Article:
Probably not (Hepatology 2012; 56: 922-32).
Because bile acid sequestrants like colesevelam (& cholestyramine) lower plasma low density lipoprotein (LDL) levels and can improve glycemic control, a recent study tested the hypothesis that this would result in improvement in patients with biopsy-proven nonalcoholic steatohepatitis (NASH).
Methods: 50 patients were randomly assigned to either colesevelam 3.75 g/d or placebo for 24 weeks. All patients had a liver biopsy within 6 months as a baseline study. The primary outcome was liver fat as measured by a MRI technique (proton-density fat-fraction or PDFF) and by MR spectroscopy. At the start and conclusion of the study patients had biochemical assays, MRI-PDFF & MR spectroscopy; also, patients had a liver biopsy at completion of study.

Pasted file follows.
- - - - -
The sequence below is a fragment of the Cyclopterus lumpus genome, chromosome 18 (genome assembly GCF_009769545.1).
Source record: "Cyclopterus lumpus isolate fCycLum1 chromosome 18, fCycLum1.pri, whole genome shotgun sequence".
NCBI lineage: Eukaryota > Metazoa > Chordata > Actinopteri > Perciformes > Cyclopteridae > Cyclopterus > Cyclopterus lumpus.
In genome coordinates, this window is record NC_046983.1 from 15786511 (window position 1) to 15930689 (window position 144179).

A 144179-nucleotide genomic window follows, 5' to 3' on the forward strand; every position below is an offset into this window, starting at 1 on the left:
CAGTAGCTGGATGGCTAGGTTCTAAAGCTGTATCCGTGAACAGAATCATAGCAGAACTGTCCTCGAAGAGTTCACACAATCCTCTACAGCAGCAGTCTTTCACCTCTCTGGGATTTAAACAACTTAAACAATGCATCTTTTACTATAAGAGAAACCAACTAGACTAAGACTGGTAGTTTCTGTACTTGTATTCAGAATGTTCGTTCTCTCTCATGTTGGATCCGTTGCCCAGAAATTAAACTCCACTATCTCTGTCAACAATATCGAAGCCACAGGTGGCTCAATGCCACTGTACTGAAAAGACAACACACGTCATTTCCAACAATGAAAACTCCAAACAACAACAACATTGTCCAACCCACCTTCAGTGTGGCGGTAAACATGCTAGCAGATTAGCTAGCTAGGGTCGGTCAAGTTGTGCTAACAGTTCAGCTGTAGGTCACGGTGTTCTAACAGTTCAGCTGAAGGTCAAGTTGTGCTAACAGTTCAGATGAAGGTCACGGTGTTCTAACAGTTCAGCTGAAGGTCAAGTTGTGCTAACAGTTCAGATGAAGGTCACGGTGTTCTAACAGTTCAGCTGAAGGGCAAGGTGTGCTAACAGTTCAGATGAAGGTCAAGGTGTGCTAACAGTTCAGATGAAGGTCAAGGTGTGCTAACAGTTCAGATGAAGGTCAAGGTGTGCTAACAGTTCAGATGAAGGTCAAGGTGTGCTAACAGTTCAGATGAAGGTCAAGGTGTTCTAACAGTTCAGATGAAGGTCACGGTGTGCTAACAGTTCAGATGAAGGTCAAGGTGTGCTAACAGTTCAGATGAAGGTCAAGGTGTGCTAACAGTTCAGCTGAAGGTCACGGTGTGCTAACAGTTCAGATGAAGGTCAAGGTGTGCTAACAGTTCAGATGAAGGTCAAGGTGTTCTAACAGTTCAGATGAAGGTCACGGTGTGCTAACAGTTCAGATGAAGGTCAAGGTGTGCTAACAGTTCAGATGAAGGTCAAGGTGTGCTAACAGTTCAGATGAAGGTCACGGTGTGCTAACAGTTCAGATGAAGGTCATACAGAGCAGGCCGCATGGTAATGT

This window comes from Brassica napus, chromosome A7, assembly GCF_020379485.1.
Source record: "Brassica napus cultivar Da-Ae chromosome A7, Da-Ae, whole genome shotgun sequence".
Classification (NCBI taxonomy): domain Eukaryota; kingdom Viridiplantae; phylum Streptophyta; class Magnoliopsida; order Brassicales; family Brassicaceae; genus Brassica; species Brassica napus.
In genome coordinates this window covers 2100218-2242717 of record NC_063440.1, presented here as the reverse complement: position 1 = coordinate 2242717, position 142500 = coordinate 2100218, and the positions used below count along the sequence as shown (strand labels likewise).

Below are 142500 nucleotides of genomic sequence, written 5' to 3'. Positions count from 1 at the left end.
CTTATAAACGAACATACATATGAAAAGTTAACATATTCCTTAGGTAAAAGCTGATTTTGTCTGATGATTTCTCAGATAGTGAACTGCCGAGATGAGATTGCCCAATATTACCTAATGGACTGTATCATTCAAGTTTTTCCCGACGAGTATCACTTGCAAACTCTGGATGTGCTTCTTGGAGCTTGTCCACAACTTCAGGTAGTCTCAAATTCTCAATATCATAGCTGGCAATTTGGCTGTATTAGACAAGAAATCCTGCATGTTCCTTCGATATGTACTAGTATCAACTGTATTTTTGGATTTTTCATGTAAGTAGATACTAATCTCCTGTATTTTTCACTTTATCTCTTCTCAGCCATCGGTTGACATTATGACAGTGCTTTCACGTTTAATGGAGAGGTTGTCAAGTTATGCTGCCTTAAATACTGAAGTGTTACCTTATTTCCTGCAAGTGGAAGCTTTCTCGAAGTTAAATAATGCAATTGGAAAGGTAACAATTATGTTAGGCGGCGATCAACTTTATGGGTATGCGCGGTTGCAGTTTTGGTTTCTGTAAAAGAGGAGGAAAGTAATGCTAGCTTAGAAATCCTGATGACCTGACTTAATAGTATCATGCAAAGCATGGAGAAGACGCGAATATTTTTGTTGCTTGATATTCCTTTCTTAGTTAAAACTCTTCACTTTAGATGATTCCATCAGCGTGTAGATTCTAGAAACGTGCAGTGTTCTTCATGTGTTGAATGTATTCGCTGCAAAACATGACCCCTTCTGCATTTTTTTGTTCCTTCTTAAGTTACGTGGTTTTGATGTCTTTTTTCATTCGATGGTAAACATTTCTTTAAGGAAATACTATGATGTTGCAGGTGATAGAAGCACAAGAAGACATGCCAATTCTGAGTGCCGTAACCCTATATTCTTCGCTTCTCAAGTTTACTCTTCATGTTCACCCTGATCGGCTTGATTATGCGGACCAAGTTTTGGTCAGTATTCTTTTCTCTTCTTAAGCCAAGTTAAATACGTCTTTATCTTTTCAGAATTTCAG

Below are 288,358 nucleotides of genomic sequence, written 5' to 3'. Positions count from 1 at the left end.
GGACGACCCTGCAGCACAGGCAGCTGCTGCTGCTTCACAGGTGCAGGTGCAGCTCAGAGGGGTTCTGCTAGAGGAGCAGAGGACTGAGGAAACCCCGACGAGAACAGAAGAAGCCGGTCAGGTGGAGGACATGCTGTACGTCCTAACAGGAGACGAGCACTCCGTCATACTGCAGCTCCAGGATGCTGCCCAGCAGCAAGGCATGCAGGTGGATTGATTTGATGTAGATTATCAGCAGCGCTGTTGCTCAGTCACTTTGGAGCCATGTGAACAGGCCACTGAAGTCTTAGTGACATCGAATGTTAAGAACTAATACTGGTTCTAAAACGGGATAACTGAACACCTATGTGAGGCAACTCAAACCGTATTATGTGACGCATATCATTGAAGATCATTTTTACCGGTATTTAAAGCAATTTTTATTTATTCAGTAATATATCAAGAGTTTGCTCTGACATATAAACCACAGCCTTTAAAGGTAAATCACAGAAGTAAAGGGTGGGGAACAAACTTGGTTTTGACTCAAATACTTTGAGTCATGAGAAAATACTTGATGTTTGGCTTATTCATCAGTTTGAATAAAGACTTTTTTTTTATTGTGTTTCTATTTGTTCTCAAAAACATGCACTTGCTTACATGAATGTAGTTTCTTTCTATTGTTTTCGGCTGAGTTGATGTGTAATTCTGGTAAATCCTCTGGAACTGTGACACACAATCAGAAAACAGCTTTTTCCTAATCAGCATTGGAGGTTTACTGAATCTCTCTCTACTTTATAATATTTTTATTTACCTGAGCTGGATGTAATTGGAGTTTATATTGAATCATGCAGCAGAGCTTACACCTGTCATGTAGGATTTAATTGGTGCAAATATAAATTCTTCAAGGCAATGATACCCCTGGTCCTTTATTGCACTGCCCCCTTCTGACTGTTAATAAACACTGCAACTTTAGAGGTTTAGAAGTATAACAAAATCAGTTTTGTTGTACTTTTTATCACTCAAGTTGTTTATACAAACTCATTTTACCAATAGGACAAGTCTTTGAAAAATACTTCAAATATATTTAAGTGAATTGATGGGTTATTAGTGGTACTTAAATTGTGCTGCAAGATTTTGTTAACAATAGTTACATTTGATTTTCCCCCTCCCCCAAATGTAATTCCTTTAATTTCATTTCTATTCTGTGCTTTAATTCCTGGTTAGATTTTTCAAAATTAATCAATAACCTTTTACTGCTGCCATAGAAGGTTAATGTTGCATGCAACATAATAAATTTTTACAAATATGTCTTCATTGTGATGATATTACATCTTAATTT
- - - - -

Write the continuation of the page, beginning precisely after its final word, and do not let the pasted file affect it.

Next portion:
Results: The colesevelam group had increased fat at the conclusion of the study period by a mean difference of 5.6% with PDFF and 4.9% with MR spectroscopy, both compared with placebo group. In addition, liver biopsy did not detect any effect of treatment. Looking at the biochemical indices, there was also a trend of increased transaminases in the treatment group compared to the control group (Table 3 in study).
Conclusions: The authors indicate that the increased fat may be due to a compensatory increase in bile acid synthesis. Also, as the changes in fat were only detected on MRI, future NASH studies may benefit from this technique as well.
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